Date of Graduation

5-2018

Document Type

Dissertation

Degree Name

Doctor of Philosophy in Curriculum and Instruction (PhD)

Degree Level

Graduate

Department

Curriculum and Instruction

Advisor

Jennifer Beasley

Committee Member

Mounir Farah

Second Committee Member

Dean Gorman

Keywords

Attitute, Girls, Jeddah, Physical Education, Public Schools, Saudi Arabia

Abstract

The purpose of this study was to investigate the attitudes of Saudi teachers towards teaching PE for girls at public schools in Jeddah city and to explore the factors that may affect these attitudes. The researcher explored the reasons behind the PE ban for girls in these schools. The number of participants was Four hundred and sixty-two teachers who completed the survey (N = 462). T-Test and One-Way ANNOVA were the two methods to analyze the data collected.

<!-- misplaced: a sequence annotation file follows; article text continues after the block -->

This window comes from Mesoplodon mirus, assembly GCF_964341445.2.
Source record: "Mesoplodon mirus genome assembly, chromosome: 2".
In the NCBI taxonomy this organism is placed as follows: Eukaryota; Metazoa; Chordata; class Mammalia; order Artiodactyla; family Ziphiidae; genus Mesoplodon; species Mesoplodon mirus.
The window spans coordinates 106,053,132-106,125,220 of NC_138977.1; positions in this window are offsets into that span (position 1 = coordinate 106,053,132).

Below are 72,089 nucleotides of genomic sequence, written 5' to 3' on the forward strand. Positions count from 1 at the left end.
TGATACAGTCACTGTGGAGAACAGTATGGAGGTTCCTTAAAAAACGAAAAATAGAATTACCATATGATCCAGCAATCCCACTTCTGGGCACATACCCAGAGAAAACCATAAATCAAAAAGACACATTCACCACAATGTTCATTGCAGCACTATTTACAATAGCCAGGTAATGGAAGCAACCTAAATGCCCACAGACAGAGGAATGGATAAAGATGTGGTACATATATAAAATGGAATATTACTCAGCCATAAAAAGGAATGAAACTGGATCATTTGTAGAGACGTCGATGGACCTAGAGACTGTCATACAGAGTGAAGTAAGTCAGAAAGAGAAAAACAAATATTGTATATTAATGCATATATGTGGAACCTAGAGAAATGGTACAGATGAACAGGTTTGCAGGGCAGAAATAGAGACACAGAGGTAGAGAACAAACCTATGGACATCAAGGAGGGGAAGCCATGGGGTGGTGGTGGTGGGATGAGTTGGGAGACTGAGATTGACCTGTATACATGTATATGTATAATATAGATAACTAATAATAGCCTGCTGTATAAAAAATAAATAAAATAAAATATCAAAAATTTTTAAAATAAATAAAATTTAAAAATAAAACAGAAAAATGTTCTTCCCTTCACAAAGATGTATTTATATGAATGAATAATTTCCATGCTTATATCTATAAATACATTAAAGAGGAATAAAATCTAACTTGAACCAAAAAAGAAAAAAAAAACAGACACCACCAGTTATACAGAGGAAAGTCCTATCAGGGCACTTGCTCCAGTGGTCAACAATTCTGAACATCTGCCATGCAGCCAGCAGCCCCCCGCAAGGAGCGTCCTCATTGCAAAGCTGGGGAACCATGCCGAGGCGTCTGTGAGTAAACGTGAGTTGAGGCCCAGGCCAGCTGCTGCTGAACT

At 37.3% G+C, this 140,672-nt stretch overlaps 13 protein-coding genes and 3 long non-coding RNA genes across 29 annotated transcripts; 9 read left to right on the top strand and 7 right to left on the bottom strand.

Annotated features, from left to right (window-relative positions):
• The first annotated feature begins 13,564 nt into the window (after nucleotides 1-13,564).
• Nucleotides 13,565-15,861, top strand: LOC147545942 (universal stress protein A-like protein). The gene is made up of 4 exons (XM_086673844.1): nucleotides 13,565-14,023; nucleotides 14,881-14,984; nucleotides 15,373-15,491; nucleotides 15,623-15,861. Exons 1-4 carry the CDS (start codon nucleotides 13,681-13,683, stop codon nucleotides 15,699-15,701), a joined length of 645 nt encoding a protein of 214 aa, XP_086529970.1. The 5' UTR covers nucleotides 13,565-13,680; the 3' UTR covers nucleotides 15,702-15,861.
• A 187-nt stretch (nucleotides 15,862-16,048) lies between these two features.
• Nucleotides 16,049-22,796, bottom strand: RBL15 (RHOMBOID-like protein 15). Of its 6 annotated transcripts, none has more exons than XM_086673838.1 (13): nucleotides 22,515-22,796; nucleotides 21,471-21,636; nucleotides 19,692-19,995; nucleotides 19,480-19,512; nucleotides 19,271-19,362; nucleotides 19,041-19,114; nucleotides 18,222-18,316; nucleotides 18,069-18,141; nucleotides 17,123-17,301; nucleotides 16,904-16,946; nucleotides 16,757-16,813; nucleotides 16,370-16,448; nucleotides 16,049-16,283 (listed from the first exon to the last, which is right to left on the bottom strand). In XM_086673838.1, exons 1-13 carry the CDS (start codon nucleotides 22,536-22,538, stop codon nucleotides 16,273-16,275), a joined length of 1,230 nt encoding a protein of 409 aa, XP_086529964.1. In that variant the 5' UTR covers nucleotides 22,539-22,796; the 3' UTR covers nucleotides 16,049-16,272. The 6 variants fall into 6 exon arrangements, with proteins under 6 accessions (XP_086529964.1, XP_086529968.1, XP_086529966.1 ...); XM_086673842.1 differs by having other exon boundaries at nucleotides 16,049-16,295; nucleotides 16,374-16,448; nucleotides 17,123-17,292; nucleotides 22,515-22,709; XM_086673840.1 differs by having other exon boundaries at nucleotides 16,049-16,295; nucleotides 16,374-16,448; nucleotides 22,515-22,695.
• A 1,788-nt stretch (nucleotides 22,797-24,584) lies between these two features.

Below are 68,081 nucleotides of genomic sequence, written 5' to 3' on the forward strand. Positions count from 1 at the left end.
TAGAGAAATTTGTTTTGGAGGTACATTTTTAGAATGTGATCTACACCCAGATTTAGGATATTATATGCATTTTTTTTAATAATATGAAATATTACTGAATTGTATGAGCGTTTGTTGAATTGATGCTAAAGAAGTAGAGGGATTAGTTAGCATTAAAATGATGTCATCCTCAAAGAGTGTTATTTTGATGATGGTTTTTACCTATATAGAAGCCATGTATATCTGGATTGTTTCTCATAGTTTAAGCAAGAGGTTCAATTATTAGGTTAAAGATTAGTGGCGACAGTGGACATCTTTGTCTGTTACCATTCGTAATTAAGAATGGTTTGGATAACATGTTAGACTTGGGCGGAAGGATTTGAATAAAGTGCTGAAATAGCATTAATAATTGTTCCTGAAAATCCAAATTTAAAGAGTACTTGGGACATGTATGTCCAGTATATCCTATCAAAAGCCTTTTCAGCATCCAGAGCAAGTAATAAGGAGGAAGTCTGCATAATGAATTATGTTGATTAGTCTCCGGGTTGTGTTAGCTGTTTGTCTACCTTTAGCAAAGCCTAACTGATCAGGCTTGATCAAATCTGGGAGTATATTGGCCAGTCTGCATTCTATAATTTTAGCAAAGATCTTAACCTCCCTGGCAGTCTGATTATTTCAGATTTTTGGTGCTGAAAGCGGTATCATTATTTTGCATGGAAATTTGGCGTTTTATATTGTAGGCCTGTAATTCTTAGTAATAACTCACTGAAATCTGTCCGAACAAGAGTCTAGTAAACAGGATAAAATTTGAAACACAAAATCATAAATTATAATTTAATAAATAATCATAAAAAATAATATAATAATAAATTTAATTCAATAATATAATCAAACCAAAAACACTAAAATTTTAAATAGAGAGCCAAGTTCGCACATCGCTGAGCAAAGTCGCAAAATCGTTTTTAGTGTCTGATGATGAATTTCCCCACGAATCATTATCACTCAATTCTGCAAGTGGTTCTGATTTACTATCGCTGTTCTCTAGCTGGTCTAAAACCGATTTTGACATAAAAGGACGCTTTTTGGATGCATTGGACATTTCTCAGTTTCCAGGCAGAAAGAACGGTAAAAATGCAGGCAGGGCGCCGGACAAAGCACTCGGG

The results indicated that about 95.1% of them agreed that regular practice of physical education can affect positively the appearance and the psychological condition of girls. Almost 89% of participants agreed that Islamic instructions imply that both males and females have the right to participate in physical activities and 66% of participants believed that the ban of women to practice sport is a part of discrimination against women. In addition, about 90% of participants agreed that PE classes should be performed for girls in public schools and throughout all educational levels (elementary, middle, and high). Participants believed that the reasons behind the PE ban for girls are the lack of knowledge about the importance of PE 75.1%, the government policy 70.4%, and the social traditions 75.1%.

Statistically, male educators scored a significant larger mean on the measure of attitudes towards teaching PE for girls than female educators. Teachers from middle schools and high schools had a statistically significant larger means for the attitude towards teaching PE for girls than teachers from elementary schools, while there was no statistically significant difference between teachers from middle and high school levels.

Share

COinS